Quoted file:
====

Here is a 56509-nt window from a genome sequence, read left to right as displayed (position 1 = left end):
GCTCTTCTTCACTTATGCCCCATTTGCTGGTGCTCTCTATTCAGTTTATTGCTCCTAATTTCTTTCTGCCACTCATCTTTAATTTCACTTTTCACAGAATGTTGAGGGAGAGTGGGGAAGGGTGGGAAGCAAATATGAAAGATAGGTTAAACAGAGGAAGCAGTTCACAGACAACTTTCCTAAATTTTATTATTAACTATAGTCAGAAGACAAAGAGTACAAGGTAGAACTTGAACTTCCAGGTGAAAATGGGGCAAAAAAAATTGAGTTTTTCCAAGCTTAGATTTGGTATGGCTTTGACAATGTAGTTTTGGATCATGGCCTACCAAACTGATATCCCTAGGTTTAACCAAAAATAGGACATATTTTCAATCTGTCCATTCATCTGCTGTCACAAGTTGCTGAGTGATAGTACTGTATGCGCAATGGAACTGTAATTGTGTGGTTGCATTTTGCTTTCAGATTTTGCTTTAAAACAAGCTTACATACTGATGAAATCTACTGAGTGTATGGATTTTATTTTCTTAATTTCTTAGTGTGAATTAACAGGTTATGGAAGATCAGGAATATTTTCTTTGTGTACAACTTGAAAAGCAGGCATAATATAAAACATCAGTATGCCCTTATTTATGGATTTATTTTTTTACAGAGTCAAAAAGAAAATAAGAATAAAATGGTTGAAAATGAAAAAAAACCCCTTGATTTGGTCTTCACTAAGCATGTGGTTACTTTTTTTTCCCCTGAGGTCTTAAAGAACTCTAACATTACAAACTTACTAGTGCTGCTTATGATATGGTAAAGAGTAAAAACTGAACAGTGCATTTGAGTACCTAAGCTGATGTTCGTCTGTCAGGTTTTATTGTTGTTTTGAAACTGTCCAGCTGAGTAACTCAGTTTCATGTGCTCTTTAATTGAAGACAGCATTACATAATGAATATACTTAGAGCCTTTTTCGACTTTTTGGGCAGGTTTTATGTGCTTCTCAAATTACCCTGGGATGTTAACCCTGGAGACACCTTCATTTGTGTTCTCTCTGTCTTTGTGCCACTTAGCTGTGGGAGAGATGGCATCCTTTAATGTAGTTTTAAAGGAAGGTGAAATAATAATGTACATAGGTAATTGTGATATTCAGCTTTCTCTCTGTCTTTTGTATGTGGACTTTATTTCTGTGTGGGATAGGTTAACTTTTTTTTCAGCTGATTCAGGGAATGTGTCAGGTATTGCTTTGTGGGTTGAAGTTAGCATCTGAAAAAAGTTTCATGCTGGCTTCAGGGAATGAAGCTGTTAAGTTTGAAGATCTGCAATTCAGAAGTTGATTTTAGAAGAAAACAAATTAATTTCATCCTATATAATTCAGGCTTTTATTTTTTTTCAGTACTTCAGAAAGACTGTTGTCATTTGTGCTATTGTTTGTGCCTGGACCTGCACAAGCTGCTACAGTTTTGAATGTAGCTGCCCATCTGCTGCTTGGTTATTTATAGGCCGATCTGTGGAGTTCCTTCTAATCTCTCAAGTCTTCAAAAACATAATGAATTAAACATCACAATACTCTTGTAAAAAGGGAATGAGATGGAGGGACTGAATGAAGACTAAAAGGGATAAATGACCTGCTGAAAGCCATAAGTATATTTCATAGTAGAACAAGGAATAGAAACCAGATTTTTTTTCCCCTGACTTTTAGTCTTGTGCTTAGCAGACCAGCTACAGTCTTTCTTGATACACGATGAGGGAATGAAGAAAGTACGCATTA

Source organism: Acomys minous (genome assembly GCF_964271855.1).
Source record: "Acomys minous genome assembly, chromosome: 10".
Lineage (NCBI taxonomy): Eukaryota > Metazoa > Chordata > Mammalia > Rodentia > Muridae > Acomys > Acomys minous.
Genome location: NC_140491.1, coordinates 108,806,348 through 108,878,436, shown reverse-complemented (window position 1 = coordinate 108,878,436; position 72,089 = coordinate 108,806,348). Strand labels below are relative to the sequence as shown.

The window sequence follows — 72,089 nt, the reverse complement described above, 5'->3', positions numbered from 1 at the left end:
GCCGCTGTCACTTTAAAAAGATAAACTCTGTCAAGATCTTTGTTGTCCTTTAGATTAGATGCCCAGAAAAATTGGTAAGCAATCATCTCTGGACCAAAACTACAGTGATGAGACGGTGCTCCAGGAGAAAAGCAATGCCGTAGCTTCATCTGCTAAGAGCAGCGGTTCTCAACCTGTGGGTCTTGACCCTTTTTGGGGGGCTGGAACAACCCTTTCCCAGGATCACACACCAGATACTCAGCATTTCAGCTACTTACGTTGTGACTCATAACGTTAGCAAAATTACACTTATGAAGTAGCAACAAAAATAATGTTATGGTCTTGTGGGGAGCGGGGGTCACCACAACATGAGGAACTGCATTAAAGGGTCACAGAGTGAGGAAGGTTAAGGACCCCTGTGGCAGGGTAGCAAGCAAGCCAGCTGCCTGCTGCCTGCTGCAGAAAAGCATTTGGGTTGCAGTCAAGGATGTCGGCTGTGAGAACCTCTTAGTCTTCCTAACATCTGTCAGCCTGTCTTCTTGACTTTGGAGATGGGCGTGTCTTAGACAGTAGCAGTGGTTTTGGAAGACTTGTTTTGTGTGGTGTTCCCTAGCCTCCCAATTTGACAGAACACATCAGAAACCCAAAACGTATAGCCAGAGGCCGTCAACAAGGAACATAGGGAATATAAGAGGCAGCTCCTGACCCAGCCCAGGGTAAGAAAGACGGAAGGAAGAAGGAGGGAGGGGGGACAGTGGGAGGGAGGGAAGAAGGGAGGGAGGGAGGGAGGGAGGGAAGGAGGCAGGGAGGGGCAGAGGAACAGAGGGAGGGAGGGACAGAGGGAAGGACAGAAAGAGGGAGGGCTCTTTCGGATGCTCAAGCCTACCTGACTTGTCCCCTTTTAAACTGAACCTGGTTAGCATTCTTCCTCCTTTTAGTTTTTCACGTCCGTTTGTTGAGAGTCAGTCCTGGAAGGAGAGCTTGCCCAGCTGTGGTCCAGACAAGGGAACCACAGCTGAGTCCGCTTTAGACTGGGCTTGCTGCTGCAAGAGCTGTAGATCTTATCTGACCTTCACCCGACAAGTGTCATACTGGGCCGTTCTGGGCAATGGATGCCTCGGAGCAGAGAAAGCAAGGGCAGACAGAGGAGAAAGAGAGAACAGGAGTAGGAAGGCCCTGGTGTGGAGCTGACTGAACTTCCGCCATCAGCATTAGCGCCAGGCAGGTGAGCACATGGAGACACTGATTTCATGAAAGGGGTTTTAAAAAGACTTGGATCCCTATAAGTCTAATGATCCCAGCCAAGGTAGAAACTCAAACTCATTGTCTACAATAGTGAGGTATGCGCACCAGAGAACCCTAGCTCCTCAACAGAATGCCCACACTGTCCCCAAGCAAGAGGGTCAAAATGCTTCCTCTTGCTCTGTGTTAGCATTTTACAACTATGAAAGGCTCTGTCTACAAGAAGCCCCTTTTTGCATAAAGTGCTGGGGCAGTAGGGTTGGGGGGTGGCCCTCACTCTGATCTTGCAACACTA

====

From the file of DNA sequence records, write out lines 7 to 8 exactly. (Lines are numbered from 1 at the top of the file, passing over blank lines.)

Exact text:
The window sequence follows — 72,089 nt, the reverse complement described above, 5'->3', positions numbered from 1 at the left end:
GCCGCTGTCACTTTAAAAAGATAAACTCTGTCAAGATCTTTGTTGTCCTTTAGATTAGATGCCCAGAAAAATTGGTAAGCAATCATCTCTGGACCAAAACTACAGTGATGAGACGGTGCTCCAGGAGAAAAGCAATGCCGTAGCTTCATCTGCTAAGAGCAGCGGTTCTCAACCTGTGGGTCTTGACCCTTTTTGGGGGGCTGGAACAACCCTTTCCCAGGATCACACACCAGATACTCAGCATTTCAGCTACTTACGTTGTGACTCATAACGTTAGCAAAATTACACTTATGAAGTAGCAACAAAAATAATGTTATGGTCTTGTGGGGAGCGGGGGTCACCACAACATGAGGAACTGCATTAAAGGGTCACAGAGTGAGGAAGGTTAAGGACCCCTGTGGCAGGGTAGCAAGCAAGCCAGCTGCCTGCTGCCTGCTGCAGAAAAGCATTTGGGTTGCAGTCAAGGATGTCGGCTGTGAGAACCTCTTAGTCTTCCTAACATCTGTCAGCCTGTCTTCTTGACTTTGGAGATGGGCGTGTCTTAGACAGTAGCAGTGGTTTTGGAAGACTTGTTTTGTGTGGTGTTCCCTAGCCTCCCAATTTGACAGAACACATCAGAAACCCAAAACGTATAGCCAGAGGCCGTCAACAAGGAACATAGGGAATATAAGAGGCAGCTCCTGACCCAGCCCAGGGTAAGAAAGACGGAAGGAAGAAGGAGGGAGGGGGGACAGTGGGAGGGAGGGAAGAAGGGAGGGAGGGAGGGAGGGAGGGAAGGAGGCAGGGAGGGGCAGAGGAACAGAGGGAGGGAGGGACAGAGGGAAGGACAGAAAGAGGGAGGGCTCTTTCGGATGCTCAAGCCTACCTGACTTGTCCCCTTTTAAACTGAACCTGGTTAGCATTCTTCCTCCTTTTAGTTTTTCACGTCCGTTTGTTGAGAGTCAGTCCTGGAAGGAGAGCTTGCCCAGCTGTGGTCCAGACAAGGGAACCACAGCTGAGTCCGCTTTAGACTGGGCTTGCTGCTGCAAGAGCTGTAGATCTTATCTGACCTTCACCCGACAAGTGTCATACTGGGCCGTTCTGGGCAATGGATGCCTCGGAGCAGAGAAAGCAAGGGCAGACAGAGGAGAAAGAGAGAACAGGAGTAGGAAGGCCCTGGTGTGGAGCTGACTGAACTTCCGCCATCAGCATTAGCGCCAGGCAGGTGAGCACATGGAGACACTGATTTCATGAAAGGGGTTTTAAAAAGACTTGGATCCCTATAAGTCTAATGATCCCAGCCAAGGTAGAAACTCAAACTCATTGTCTACAATAGTGAGGTATGCGCACCAGAGAACCCTAGCTCCTCAACAGAATGCCCACACTGTCCCCAAGCAAGAGGGTCAAAATGCTTCCTCTTGCTCTGTGTTAGCATTTTACAACTATGAAAGGCTCTGTCTACAAGAAGCCCCTTTTTGCATAAAGTGCTGGGGCAGTAGGGTTGGGGGGTGGCCCTCACTCTGATCTTGCAACACTA